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Journal of Business and Psychology

, Volume 31, Issue 2, pp 205–216 | Cite as

Distinguishing CEOs from Top Level Management: A Profile Analysis of Individual Differences, Career Paths and Demographics

  • Tom BoothEmail author
  • Aja Louise Murray
  • Mathilde Overduin
  • Madelynn Matthews
  • Adrian Furnham
Original Paper

Abstract

Purpose

Identifying the characteristics of chief executive officers (CEOs) has been a longstanding goal in leadership and individual differences research. The purpose of this exploratory study was to consider which individual difference and career path variables differentiate CEOs from other senior managers.

Design/Methodology/Approach

Participants (N = 1152) were UK-based senior managers (n = 1040) and CEOs (n = 112) who completed a self-report measure of the Five Factor Model of personality (NEO-PI-R), a measure of cognitive ability (graduate and management aptitude test), and answered a number of additional questions on their career paths as part of development centres. Analyses comprised inter-individual mean difference tests, intra-individual external profile analysis and logistic regression.

Findings

Results indicated that personality facets of impulsiveness, vulnerability, activity and dutifulness showed the largest mean differences. No significant effects were found for the criterion profile pattern, but significant effects were found for profile level. Of the additional predictors, career path variables were the strongest predictors of CEO status.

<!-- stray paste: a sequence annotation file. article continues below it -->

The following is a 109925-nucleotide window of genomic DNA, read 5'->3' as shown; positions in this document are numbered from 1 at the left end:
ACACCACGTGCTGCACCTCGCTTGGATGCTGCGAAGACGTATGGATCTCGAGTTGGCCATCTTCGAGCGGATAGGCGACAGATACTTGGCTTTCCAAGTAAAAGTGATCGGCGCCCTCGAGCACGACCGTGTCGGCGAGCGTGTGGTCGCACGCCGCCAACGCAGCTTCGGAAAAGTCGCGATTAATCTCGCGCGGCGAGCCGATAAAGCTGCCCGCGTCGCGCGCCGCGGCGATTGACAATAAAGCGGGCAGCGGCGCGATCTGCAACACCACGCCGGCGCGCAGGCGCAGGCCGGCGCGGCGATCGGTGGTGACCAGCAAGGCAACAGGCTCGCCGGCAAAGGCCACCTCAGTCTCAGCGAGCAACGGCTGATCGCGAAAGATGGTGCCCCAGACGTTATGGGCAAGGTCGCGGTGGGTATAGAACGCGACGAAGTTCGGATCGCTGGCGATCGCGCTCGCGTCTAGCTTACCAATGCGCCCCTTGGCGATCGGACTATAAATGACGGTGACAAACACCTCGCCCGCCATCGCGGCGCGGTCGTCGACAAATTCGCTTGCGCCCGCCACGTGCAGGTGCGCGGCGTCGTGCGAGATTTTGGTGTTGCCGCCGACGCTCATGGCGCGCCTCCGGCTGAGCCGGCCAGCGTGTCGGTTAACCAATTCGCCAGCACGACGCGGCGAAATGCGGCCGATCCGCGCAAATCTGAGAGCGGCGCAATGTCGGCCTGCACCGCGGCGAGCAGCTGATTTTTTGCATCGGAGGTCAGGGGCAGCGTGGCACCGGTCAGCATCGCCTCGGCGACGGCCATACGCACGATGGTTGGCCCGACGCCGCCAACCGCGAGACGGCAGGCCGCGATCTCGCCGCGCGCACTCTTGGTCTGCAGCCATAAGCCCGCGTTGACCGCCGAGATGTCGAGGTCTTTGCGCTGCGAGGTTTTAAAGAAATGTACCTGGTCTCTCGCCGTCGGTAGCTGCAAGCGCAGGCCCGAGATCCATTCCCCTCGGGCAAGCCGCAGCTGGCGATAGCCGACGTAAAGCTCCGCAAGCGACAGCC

Implications

The combination of significant effects across domains of individual differences and career path variables emphasizes the importance of a multivariate approach in the study of leadership, top management teams and career progression.

Originality/Value

The current study combines personality, cognitive ability, demographic and career path variables, and applies intra-individual methodologies to explore the characteristics of the very top level of organisational hierarchy.

Keywords

Personality Five factor model Profile analysis CEO 

Notes

Acknowledgments

The authors would like to thank Prof. Mark Davison (Department of Educational Psychology, University of Minnesota) for comments on an early draft of this manuscript, and John Crump from Kaisen Consulting for access to the data.

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Copyright information

© Springer Science+Business Media New York 2015

Authors and Affiliations

  • Tom Booth
    • 1
    Email author
  • Aja Louise Murray
    • 2
  • Mathilde Overduin
    • 3
  • Madelynn Matthews
    • 4
  • Adrian Furnham
    • 3
  1. 1.Department of PsychologyThe University of EdinburghEdinburghUK
  2. 2.Violence Research CentreUniversity of CambridgeCambridgeUK
  3. 3.Department of PsychologyUniversity College LondonLondonUK
  4. 4.Department of PsychologyUniversity of CalgaryCalgaryUSA

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